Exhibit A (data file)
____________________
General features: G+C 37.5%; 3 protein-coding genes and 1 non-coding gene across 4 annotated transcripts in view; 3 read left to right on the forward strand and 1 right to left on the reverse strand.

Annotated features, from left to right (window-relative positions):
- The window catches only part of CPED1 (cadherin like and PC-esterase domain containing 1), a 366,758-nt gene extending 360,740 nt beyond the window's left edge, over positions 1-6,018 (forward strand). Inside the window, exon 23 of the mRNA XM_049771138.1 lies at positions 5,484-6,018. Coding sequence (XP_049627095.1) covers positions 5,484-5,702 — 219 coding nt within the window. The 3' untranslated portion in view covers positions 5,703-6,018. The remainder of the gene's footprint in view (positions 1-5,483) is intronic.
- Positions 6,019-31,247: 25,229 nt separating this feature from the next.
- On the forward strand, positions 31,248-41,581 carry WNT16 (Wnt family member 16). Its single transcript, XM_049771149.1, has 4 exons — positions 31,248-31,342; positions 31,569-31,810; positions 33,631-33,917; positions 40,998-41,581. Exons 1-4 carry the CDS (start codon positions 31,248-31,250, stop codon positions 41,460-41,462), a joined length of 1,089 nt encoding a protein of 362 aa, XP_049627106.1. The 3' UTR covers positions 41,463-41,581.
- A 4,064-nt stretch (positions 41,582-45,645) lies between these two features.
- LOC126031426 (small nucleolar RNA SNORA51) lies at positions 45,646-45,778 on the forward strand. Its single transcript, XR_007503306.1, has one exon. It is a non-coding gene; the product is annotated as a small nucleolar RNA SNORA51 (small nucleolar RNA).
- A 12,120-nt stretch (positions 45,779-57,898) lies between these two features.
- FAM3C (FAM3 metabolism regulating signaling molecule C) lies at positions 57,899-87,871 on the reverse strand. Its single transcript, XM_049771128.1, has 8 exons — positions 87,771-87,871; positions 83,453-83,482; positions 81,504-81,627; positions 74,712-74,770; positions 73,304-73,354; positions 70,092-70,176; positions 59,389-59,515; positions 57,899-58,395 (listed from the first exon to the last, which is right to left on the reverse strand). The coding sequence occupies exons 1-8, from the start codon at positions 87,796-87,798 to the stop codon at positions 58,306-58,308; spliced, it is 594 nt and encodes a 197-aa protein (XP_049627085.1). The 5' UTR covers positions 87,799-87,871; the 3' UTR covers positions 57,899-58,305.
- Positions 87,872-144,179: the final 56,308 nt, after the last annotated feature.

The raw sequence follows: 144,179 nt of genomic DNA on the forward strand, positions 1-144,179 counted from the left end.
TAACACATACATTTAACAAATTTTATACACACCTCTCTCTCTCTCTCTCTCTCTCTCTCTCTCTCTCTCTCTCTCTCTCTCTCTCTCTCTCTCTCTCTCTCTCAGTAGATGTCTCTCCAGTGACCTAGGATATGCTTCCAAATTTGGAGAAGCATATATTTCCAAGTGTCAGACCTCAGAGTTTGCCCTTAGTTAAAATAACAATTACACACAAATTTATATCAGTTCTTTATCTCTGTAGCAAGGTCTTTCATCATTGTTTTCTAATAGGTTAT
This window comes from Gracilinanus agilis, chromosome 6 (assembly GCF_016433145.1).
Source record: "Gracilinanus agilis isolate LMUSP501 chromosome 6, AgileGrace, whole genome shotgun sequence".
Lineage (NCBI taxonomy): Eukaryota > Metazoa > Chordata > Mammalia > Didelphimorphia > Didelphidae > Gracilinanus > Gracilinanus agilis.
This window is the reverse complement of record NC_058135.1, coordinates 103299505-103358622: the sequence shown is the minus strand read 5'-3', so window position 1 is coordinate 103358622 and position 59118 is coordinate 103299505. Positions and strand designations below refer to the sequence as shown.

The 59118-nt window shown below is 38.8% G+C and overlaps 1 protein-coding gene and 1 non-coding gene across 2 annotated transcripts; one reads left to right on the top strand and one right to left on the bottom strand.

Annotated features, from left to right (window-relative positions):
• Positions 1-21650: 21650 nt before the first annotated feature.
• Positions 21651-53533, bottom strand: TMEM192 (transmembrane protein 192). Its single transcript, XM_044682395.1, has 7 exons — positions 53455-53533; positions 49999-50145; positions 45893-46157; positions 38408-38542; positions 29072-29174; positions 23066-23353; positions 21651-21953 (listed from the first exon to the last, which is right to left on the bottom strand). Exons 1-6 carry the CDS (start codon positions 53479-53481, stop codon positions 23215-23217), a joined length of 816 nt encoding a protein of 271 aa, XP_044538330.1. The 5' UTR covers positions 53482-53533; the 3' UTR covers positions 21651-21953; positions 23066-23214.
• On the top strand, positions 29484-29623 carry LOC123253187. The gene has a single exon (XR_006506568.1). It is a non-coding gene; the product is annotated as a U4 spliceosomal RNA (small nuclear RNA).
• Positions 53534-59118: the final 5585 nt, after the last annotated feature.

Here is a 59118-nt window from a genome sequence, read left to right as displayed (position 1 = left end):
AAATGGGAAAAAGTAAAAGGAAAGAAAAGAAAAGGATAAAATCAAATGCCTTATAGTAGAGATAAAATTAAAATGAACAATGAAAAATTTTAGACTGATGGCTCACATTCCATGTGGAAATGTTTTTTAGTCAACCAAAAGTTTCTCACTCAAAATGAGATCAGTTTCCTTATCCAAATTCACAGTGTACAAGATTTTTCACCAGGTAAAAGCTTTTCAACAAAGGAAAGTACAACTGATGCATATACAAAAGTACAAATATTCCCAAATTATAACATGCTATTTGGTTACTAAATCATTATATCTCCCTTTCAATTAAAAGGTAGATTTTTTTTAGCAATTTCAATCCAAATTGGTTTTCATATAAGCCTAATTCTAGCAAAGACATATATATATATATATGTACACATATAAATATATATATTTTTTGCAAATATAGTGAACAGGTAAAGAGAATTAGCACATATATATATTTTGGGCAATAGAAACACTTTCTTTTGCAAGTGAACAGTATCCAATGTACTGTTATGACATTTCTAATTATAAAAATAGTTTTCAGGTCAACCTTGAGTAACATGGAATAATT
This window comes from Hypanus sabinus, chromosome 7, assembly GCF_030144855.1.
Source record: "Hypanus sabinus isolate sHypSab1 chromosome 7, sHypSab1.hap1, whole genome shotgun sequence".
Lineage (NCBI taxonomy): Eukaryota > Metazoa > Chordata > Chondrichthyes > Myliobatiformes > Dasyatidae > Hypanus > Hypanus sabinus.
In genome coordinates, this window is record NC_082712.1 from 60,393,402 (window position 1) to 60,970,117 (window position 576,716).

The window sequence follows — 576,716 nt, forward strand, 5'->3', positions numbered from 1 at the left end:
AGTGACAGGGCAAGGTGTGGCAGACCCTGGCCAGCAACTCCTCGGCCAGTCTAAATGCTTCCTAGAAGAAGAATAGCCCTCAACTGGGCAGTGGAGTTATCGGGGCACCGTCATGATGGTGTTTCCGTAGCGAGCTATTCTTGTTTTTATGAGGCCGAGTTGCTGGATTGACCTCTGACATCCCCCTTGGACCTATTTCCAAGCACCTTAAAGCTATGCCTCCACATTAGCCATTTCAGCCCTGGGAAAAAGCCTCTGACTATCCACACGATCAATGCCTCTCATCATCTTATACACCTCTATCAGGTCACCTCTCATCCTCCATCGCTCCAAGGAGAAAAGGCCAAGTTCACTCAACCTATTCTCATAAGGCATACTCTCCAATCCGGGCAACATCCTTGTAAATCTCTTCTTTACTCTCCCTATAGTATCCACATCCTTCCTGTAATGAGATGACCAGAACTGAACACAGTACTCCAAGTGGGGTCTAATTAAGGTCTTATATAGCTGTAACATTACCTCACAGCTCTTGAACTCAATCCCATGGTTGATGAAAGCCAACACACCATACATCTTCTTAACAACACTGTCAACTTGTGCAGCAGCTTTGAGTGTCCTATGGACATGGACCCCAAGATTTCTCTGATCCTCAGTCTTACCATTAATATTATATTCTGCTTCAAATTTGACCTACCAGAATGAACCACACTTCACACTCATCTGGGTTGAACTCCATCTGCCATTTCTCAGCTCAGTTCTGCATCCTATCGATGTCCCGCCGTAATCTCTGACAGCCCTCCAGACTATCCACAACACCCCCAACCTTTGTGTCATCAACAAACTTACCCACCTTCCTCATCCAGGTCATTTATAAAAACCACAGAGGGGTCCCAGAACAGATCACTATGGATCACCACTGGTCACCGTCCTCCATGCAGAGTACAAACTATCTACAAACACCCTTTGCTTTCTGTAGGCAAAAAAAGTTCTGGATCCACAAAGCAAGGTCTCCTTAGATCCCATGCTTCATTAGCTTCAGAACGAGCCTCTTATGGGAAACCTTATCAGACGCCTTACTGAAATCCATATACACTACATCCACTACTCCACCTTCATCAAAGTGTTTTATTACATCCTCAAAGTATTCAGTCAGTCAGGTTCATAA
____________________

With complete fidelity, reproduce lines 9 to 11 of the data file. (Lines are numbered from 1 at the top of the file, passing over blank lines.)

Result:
- FAM3C (FAM3 metabolism regulating signaling molecule C) lies at positions 57,899-87,871 on the reverse strand. Its single transcript, XM_049771128.1, has 8 exons — positions 87,771-87,871; positions 83,453-83,482; positions 81,504-81,627; positions 74,712-74,770; positions 73,304-73,354; positions 70,092-70,176; positions 59,389-59,515; positions 57,899-58,395 (listed from the first exon to the last, which is right to left on the reverse strand). The coding sequence occupies exons 1-8, from the start codon at positions 87,796-87,798 to the stop codon at positions 58,306-58,308; spliced, it is 594 nt and encodes a 197-aa protein (XP_049627085.1). The 5' UTR covers positions 87,799-87,871; the 3' UTR covers positions 57,899-58,305.
- Positions 87,872-144,179: the final 56,308 nt, after the last annotated feature.

The raw sequence follows: 144,179 nt of genomic DNA on the forward strand, positions 1-144,179 counted from the left end.